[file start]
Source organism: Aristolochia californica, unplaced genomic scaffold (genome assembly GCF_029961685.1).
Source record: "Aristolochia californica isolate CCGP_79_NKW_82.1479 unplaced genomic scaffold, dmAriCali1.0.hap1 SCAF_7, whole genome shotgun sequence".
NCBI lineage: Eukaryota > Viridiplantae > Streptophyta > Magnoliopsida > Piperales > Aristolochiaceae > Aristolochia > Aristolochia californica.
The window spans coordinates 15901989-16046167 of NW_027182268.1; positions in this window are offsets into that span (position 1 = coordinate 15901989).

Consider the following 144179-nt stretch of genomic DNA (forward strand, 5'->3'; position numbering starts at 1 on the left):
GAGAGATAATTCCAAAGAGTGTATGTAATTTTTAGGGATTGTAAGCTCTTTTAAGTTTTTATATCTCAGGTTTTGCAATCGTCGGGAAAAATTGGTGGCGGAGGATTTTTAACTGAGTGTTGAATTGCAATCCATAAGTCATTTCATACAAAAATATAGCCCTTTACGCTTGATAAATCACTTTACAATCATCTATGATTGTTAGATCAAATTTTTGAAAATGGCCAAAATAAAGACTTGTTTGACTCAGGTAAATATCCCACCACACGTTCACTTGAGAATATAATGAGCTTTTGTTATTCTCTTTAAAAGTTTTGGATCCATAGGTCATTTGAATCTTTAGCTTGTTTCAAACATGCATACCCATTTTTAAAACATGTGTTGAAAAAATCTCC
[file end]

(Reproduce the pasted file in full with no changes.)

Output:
Source organism: Aristolochia californica, unplaced genomic scaffold (genome assembly GCF_029961685.1).
Source record: "Aristolochia californica isolate CCGP_79_NKW_82.1479 unplaced genomic scaffold, dmAriCali1.0.hap1 SCAF_7, whole genome shotgun sequence".
NCBI lineage: Eukaryota > Viridiplantae > Streptophyta > Magnoliopsida > Piperales > Aristolochiaceae > Aristolochia > Aristolochia californica.
The window spans coordinates 15901989-16046167 of NW_027182268.1; positions in this window are offsets into that span (position 1 = coordinate 15901989).

Consider the following 144179-nt stretch of genomic DNA (forward strand, 5'->3'; position numbering starts at 1 on the left):
GAGAGATAATTCCAAAGAGTGTATGTAATTTTTAGGGATTGTAAGCTCTTTTAAGTTTTTATATCTCAGGTTTTGCAATCGTCGGGAAAAATTGGTGGCGGAGGATTTTTAACTGAGTGTTGAATTGCAATCCATAAGTCATTTCATACAAAAATATAGCCCTTTACGCTTGATAAATCACTTTACAATCATCTATGATTGTTAGATCAAATTTTTGAAAATGGCCAAAATAAAGACTTGTTTGACTCAGGTAAATATCCCACCACACGTTCACTTGAGAATATAATGAGCTTTTGTTATTCTCTTTAAAAGTTTTGGATCCATAGGTCATTTGAATCTTTAGCTTGTTTCAAACATGCATACCCATTTTTAAAACATGTGTTGAAAAAATCTCC